What is a Togle?

A toggle is a switch that can be flipped on and off. It can be found in both hardware and software. For example, the Caps Lock and Num Lock keys on a keyboard are toggles that allow you to turn specific functions on or off. In software, toggles are used in almost every type of options menu that allows you to change an option item’s state. Toggles are a great way to quickly change settings and preferences without impacting the core functionality of your site or app. To make the most of your toggles, be sure to use direct labels and standard visual design to deliver immediate results.

The word toggle can also be used as a verb meaning to shift back and forth, as when you toggle a camera between landscape and portrait mode. The word may also refer to a piece of jewelry, such as a toggle chain or ring. It may also refer to the action of moving a pin or bolt across an eye or loop in a chain or rope to fasten it, or the act of changing from one mode of operation or setting to another.

Toggles are a very useful tool for managing feature flags and can be used to enable or disable features for different cohorts of users. They are very useful for testing new features before making them available to a larger audience. A popular use of Toggles is in the form of Experiment Toggles which are used to perform multivariate or A/B testing. By exposing different cohorts to different codepaths the team can measure which path has the most success and then implement it permanently.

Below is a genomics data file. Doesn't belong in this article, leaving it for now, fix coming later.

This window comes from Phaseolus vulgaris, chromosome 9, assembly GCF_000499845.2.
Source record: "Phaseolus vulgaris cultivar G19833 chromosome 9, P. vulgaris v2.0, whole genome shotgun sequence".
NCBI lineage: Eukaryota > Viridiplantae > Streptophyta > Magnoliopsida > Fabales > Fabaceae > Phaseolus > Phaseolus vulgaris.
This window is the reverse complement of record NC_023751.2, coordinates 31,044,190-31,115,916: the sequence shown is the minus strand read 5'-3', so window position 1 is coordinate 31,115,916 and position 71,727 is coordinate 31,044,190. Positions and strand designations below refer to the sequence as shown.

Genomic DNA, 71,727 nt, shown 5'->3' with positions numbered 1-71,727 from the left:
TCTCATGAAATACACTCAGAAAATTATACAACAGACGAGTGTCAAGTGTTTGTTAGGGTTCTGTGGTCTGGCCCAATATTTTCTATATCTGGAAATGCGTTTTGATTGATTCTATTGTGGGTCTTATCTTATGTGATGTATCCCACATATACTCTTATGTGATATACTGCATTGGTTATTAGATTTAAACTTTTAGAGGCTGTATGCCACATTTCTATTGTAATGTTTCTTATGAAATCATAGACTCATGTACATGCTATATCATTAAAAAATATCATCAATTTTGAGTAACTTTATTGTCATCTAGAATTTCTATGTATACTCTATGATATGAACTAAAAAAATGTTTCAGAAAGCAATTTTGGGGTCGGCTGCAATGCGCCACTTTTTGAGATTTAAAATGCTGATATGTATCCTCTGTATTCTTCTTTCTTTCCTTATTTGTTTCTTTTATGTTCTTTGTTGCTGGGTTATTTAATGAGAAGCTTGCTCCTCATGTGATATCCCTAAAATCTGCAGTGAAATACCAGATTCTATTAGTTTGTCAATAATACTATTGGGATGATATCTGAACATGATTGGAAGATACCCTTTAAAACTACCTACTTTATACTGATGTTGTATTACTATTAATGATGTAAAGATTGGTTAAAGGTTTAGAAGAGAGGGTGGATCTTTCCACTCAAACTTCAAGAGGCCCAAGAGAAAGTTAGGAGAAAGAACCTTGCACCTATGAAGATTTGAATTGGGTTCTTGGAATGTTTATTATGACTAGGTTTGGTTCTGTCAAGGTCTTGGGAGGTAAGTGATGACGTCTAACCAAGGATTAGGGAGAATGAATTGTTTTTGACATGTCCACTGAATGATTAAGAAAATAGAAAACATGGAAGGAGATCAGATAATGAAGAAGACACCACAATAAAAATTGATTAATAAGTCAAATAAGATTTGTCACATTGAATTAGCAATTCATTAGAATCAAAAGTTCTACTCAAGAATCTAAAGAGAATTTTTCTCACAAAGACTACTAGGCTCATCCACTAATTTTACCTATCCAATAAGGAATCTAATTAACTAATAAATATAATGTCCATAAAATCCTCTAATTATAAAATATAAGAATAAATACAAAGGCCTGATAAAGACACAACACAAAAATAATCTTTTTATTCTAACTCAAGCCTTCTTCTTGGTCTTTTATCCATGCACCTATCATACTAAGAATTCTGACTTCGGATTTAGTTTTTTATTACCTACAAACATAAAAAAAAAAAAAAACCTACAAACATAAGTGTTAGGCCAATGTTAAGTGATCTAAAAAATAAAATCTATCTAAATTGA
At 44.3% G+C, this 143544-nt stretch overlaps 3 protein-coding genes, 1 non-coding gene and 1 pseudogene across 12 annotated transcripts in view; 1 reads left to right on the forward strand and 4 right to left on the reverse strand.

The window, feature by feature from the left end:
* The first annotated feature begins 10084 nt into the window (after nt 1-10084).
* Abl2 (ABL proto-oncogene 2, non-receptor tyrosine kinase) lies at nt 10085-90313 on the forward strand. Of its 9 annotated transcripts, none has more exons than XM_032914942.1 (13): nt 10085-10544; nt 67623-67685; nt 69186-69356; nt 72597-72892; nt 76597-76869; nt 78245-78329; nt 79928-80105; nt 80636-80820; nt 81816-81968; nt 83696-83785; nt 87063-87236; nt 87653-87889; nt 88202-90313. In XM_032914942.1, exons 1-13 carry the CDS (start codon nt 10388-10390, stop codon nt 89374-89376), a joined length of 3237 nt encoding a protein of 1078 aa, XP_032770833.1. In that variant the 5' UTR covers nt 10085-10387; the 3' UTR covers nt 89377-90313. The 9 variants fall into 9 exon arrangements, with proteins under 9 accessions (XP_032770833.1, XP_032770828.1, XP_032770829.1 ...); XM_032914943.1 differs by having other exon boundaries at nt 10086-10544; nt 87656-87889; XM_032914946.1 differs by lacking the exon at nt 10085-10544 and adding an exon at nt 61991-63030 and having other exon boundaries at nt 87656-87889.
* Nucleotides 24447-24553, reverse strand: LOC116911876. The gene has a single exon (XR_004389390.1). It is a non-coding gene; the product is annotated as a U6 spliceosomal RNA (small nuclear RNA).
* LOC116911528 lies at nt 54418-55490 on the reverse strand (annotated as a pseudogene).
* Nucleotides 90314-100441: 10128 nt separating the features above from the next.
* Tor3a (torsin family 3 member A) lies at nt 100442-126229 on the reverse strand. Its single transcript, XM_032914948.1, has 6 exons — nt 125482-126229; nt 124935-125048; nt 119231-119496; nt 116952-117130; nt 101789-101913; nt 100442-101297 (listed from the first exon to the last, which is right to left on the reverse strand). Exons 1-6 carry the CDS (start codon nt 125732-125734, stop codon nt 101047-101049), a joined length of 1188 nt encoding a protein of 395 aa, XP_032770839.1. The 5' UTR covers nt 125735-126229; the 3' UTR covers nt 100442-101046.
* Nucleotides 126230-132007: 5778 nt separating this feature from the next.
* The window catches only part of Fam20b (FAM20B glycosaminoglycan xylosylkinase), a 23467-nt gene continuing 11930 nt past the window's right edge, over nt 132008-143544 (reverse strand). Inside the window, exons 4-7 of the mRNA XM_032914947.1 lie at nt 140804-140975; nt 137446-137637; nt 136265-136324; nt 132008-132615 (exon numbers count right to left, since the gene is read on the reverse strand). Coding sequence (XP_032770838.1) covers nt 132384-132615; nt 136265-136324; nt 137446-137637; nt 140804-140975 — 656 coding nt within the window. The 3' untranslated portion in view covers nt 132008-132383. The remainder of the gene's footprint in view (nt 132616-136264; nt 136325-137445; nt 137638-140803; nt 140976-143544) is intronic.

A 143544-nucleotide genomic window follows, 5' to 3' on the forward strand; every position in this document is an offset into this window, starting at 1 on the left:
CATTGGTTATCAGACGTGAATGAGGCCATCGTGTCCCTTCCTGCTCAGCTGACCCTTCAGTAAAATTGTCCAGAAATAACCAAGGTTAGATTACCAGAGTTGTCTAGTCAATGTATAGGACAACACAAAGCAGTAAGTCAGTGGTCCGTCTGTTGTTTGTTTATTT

While the use of Toggles can help teams manage feature flags it is important to remember that these toggle configurations are transitory by nature and will likely need to be changed often. Savvy teams will have a process for reviewing their toggle inventory and actively seeking out and removing toggles that are no longer needed. Some teams will even put “expiration dates” on their toggles so that they will automatically be removed from production when the time comes.

If your toggles are not being managed via a true distributed configuration system it is easy to end up with a situation where you have a mix of Canary Release and Champagne Brunch Toggles all mixed together in your production environment. This can be very difficult to debug if something is unexpectedly causing an issue. To avoid this problem consider building a system that supports the dynamic re-configuration of your feature flags at runtime, rather than having to deploy a full version of your app and manually flip a toggle for each test.